One Answer

  1. Before you start talking about such a phenomenon in Russian history as Westernism, you should know what it is and what it is. Wikipedia gives this concept a quite appropriate definition: “Westernism is a trend of social and philosophical thought that developed in the 1830s and 1850s. Westerners, representatives of one of the trends of Russian social thought in the 40s and 50s of the XIX century, advocated the abolition of serfdom and the recognition of the need for Russia's development along the Western European path.” The key word here is “Western European way”. This is because another camp of Russian social thought, called Slavophil, was hostile to this concept: their ideas about the future of Russia on this point differed from the views of Westerners. Slavophiles saw Russia as a special way, without Europe and Western influences; Westerners-on the contrary.�
    It is clear that such a dispute could arise only in our country, which is a Eurasian power; and our Eagles are still as motionless in their gaze as before. Today, this struggle-between Westerners and Slavophiles-has taken on different forms, but in essence it remains the same. The former are now liberals, the latter are all those who see a different path of development of the country, different from the West and liberal ideology, these are: Eurasians, monarchists and communists.�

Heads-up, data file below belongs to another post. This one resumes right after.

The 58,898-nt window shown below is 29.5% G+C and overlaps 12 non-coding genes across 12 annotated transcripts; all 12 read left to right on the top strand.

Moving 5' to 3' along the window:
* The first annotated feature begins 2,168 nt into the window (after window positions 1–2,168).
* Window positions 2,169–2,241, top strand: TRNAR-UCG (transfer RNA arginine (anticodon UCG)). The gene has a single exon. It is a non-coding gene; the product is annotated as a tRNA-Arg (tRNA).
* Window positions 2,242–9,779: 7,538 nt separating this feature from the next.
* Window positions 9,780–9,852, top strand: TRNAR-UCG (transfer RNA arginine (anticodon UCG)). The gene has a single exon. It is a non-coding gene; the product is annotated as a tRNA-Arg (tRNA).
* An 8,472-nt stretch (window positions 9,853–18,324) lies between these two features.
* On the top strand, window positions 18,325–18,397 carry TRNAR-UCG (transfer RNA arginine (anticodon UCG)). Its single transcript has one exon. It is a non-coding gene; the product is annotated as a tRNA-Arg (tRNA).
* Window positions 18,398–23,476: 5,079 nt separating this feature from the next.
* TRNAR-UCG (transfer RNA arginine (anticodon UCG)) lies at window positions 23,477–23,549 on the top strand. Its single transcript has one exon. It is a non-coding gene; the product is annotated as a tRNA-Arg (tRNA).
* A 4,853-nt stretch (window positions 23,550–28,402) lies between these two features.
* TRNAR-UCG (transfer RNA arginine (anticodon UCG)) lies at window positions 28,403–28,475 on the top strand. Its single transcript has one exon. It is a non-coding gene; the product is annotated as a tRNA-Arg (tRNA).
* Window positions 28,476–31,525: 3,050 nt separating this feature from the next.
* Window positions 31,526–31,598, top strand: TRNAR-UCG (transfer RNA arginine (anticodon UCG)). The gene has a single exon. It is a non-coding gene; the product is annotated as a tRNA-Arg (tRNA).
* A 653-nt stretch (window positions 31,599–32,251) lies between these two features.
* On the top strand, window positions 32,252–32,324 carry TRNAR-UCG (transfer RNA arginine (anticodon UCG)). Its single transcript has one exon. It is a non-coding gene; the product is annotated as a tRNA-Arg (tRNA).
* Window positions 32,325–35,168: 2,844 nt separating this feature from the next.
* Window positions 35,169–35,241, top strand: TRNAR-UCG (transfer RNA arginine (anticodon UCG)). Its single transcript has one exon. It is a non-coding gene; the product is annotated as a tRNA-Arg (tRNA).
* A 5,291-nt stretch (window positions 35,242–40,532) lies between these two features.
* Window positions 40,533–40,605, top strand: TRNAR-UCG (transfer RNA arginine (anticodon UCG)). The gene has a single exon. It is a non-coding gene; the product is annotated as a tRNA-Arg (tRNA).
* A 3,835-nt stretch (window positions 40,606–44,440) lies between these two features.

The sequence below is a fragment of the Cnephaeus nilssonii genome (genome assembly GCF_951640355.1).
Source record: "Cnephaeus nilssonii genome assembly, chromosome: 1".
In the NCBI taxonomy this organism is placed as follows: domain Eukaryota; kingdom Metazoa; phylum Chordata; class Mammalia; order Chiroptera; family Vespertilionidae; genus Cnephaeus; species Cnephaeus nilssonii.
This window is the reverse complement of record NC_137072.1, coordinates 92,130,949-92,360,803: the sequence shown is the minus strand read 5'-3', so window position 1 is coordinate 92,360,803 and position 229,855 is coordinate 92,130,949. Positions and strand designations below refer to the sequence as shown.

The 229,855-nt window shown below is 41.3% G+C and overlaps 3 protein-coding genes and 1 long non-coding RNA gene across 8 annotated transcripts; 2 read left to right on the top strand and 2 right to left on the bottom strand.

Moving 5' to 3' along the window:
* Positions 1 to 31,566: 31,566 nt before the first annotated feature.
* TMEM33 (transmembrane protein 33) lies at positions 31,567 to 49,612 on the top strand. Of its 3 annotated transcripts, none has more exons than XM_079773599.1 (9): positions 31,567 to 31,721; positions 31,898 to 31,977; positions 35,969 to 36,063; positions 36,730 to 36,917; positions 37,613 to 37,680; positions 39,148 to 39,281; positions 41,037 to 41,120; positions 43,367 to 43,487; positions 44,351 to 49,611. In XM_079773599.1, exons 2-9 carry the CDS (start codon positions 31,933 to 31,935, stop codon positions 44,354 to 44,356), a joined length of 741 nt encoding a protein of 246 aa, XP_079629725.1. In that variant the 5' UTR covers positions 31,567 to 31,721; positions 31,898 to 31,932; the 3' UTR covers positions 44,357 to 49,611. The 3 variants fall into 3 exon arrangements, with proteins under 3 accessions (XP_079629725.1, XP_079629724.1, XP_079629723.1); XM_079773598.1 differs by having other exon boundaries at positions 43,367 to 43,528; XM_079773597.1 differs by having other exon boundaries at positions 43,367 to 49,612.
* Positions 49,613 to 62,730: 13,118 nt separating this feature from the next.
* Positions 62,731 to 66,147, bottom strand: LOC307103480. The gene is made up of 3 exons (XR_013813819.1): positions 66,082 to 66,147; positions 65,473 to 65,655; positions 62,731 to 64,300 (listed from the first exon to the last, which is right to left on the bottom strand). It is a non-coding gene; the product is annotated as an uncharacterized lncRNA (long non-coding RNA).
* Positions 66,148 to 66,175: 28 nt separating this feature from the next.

The course of modern Westerners leads all the same-to the West. They propose: joining the European Union, adopting liberal values, dismembering the country, destroying the echoes of the past history of the state (communism, monarchism), suppressing all forces aimed at creating a multipolar world.

Leave a Reply